Two things have to be shown. The first is that the arrangement is necessary to secure one of the benefits or to avoid one of the ills contained in paragraphs (a) to (g) of Clause 16. The second is that the restriction has not operated to an unreasonable extent to the detriment of the public.

As this is an important Clause, the House will perhaps forgive me if I say a few words about it. Let me take these tests (a) to (g) in order. The first, (a) is what I might call the safety clause. It was recommended by the Majority Report of the Monopolies Commission and it deals with the case where the public can be shown to need protection owing to the nature of the goods, for instance dangerous drugs, or the type of installation. Next, (b) is the case where it can be shown that the removal of the arrangement would deny a specific and substantial benefit to consumers. Surely if that can be shown, it would not be unreasonable to admit it as an argument at any rate for continuing the practice.

Next, (c) covers the case when it can be shown to be necessary for protection against a competing ring. That, too, was recommended by the Majority Report of the Monopolies Commission. Paragraph (d) is similar and covers the case where the arrangement can be shown to be necessary for dealing with a monopoly buyer or a monopoly seller. Paragraph (e) covers the case where the industry is being deliberately contracted with the approval and wholehearted support of the Government of the day.

Paragraph (f) permits the argument that serious and persistent unemployment in an area would follow. I emphasise "in an area." It is not enough to say that some workers would leave the industry, because it might be quite right that they should leave the industry and go to another industry. It also permits the argument of damage to our export trade. Paragraph (g), which I think is a sensible arrangement, covers the case where some arangement of minor importance is ancillary to or accessory to an arrangement already approved by the court.

Having established the case under one of those heads, the industry must further show that the restriction has not operated to an unreasonable extent to the detriment of other persons, whether purchasers, users or consumers, or persons engaged in or to be engaged in the trade, or other- wise to the detriment of the public.

I am firmly of the opinion that it is right to place the onus in these matters fairly and squarely on the shoulders of the industry. The parties to these agreements believe firmly, sincerely—sometimes even passionately—that so far from causing harm they do positive good to everybody concerned. It is not unreasonable that they should be placed in a position to put forward their arguments in favour of that contention.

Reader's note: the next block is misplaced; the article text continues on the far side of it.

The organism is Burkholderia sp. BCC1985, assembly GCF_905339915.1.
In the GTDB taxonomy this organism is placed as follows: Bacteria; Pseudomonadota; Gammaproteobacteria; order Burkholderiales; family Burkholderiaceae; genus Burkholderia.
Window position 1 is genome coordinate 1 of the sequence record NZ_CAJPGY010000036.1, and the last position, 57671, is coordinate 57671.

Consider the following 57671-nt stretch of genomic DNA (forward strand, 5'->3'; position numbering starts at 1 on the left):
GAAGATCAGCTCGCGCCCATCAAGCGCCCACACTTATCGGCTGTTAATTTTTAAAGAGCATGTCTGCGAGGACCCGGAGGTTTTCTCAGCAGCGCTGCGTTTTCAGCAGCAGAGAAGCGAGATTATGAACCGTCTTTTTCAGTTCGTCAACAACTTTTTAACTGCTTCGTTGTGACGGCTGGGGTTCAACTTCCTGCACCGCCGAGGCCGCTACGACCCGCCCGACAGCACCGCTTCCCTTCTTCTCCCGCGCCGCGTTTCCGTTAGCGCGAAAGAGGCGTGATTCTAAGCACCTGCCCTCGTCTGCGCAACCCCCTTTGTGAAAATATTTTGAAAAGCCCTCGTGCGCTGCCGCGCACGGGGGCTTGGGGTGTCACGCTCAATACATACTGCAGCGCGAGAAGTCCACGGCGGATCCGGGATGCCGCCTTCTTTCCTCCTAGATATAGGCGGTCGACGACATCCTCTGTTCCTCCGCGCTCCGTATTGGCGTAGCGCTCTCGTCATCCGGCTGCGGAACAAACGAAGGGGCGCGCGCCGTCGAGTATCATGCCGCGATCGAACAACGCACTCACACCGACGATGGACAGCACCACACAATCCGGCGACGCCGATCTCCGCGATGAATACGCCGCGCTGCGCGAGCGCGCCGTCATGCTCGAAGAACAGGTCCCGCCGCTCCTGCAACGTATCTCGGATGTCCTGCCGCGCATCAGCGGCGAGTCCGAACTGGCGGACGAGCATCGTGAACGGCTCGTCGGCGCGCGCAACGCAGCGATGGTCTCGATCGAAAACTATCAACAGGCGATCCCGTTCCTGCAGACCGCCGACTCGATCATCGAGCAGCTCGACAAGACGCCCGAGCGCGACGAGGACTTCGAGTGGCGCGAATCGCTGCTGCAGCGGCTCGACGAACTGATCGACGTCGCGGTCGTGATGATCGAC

May I draw attention to the right of review? I think the right of review is rather important. That right is provided for, and that, I hope, will encourage the court sometimes to make decisions in favour of freedom with the knowledge that if the situation materially changes the right to review exists and the industry can go back again.

In my submission, Clause 16 is drawn tightly enough to direct the attention of the court to the issues which we regard as relevant and wide enough to permit the industry to advance all proper arguments in support of its arrangement. No doubt we shall be pressed to alter it in both directions, but I hope that the House will not disturb the balance of what I judge to be a fair justiciable issue.

If I may, I will leave aside for the moment Part II of the Bill, which deals with resale price maintenance, and invite the attention of the House to Part III, which deals with the future of the Monopolies and Restrictive Practices Commission. I want to speak shortly of the work it has to do and the transitional provisions as the new system comes into operation. I have already paid tribute to the work of the Commission, and I should like to say what a special debt I owe to Sir David Cairns for the great assistance he has been to me over a considerable period.

A large block of work previously within the field of the Monopolies Commission will be covered by the arrangements I have been describing. The process of transition from the Commission to the court obviously requires some detailed thought. What we wish, first, is to avoid any overlap between the Commission and the court. That obviously would be undesirable. Secondly, we wish to ensure that the Government do not have to make new executive or administrative decisions upon matters which under this Bill they seek to allot to the judiciary.